Now - the DVD. Unfortunately, thereís some bad news here. Artisanís press release stated the following:

    "Frank Herbert's Dune is packed with over five hours of content and special features including a 30 minute "Behind-the-Scenes" Featurette: an exclusive look at the making of Frank Herbert's Dune, an extensive photo galleries with hundreds of original stills and sketches from the creators, "The Cinematographic ideation of Frank Herbert's Dune," - an interactive written treatise by cinematographer Vittoria Storaro, 16:9 widescreen, production notes, cast and crew information, trailers and TV spots, and interactive menus... everything a true fan would want! The suggested retail price is $24.98."
    Pay particular notice to the comment that the DVD is ď16:9 widescreenĒ (anamorphic). Itís not. Even the packaging of the DVD would lead one to believe the DVD has an anamorphic transfer. Unfortunately, the closest this disc gets to an anamorphic transfer are widescreen menu screens. Otherwise, the DVD houses a letterboxed version of the film in its original aspect ratio. Thinking back to all the pretty pictures, it would have been nice to see this movie on the big screen with a few more lines of resolution. There are rumors filtering out at the moment that indicate the future releases of Dune to other regions will be NOT ONLY contain an anamorphic transfer - but offer a DTS track. Since theyíre only rumors, I wonít say much more. But, I certainly hope this isnít the case. The video is otherwise quite clean as if it were digitally recorded (and it might have been). Thereís no physical signs of film artifacts.

    The soundtrack is nothing special. The DVD contains the original Dolby Pro-Logic Surround track that we all heard via our cable or satellite networks when the movie made its debut. There wasnít much punch to it. The overall presentation might have packed a stronger wallop had it been remixed for discreet Dolby Digital (and/or DTS).

    Now Artisanís press release indicates that the 2-Disc set contains over 5 hours of content. Donít let yourself get confused. That figure includes the four-and-a-half-hour movie. The remaining time goes to a 25 minute documentary covering all aspects of the production including interviews with nearly all of the major cast members. Additionally, the director reminisces over the collective gathering of all the actors and how each came to be involved in the production. A Cast and Crew section includes notes on most of the actors in major roles. An interesting look at detailed pre-production set and costume design sketches is found in a segmented gallery. Finally, an essay entitled The Cinematographic Ideation of Frank Herbert's Dune, by Dune cinematographer Vittorio Storaro, is included. You have to be a fairly major Dune enthusiast to make it through this entire piece which consists of dozens of comments regarding the purpose and philosophies of the Dune tale and how it relates to common life and human maturity. The animated navigational screens are some of the better screens Iíve seen come out of Artisanís creative group. And Artisan usually does a pretty good job with their menus.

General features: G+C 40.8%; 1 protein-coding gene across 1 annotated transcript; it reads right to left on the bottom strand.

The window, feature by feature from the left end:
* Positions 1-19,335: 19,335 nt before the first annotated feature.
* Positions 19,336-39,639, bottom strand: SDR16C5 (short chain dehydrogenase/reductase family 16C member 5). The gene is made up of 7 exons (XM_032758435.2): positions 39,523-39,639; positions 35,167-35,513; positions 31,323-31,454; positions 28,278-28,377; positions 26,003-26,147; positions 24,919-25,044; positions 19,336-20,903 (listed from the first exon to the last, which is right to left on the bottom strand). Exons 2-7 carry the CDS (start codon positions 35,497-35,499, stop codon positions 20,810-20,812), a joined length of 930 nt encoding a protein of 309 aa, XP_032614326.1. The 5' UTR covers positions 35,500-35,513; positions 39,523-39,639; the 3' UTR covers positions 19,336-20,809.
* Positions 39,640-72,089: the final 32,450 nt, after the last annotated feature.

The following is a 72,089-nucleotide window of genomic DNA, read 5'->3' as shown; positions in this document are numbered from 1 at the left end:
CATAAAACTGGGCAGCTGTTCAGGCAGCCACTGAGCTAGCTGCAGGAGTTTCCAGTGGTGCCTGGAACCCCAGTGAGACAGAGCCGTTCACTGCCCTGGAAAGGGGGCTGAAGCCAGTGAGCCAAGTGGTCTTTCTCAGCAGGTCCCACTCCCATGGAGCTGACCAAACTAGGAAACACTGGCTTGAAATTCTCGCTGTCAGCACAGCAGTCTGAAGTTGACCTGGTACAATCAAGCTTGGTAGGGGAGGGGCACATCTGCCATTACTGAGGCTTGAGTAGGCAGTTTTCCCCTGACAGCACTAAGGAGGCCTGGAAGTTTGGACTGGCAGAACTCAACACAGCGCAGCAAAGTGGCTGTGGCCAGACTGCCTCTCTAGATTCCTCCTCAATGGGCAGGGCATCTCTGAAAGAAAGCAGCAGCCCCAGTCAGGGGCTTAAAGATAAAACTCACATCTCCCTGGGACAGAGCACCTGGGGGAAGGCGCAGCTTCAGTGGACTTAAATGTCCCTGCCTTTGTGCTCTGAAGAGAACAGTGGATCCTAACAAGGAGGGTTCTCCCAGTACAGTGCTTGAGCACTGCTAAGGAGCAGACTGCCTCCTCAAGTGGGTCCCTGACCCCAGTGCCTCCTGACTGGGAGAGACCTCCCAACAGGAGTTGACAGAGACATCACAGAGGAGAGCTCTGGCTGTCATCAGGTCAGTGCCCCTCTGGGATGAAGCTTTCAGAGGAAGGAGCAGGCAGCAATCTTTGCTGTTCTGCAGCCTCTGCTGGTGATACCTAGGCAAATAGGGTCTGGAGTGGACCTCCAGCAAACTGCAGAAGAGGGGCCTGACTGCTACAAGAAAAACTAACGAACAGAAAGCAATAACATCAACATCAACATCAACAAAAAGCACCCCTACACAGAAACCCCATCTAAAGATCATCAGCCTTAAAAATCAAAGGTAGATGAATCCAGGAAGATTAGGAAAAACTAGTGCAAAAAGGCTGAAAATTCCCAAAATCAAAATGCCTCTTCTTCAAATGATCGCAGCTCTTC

Iíve had several people tell me they enjoyed the original Dune much better than this new edition, but admitted that this presentation was entertaining at the same time. Personally, I was overjoyed with the complete production often thinking that it was awfully extravagant for a made-for-television movie. Most aspects of the film were quite cool. I liked it better than the first seeing as though I was able to watch it in full. If anything, my only recommendation is to preview this title in segments rather than straight through from start to finish. Each of the three segments is quite different in theme and probably serves the viewer more appropriately if itís given the audiences full attention. After 3 hours, I found my mind jogging to other far and distant lands as I so desperately wanted the movie to end at times. But I believe I would have shared this feeling for any film that goes on for over 4 hours. Fans of Dune and Star Wars-ish sci-fi will most certainly flock to this DVD, but unfortunately there were a couple technical issues that will ultimately bring my rating of this DVD down.


    Screenshots:

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    Individual Ratings
    Video Audio Content Movie
    7 6 7.5 8.25
    Overall
      7.5  
       
    Ratings Based on Scale of 1 - 10 (10 being Best)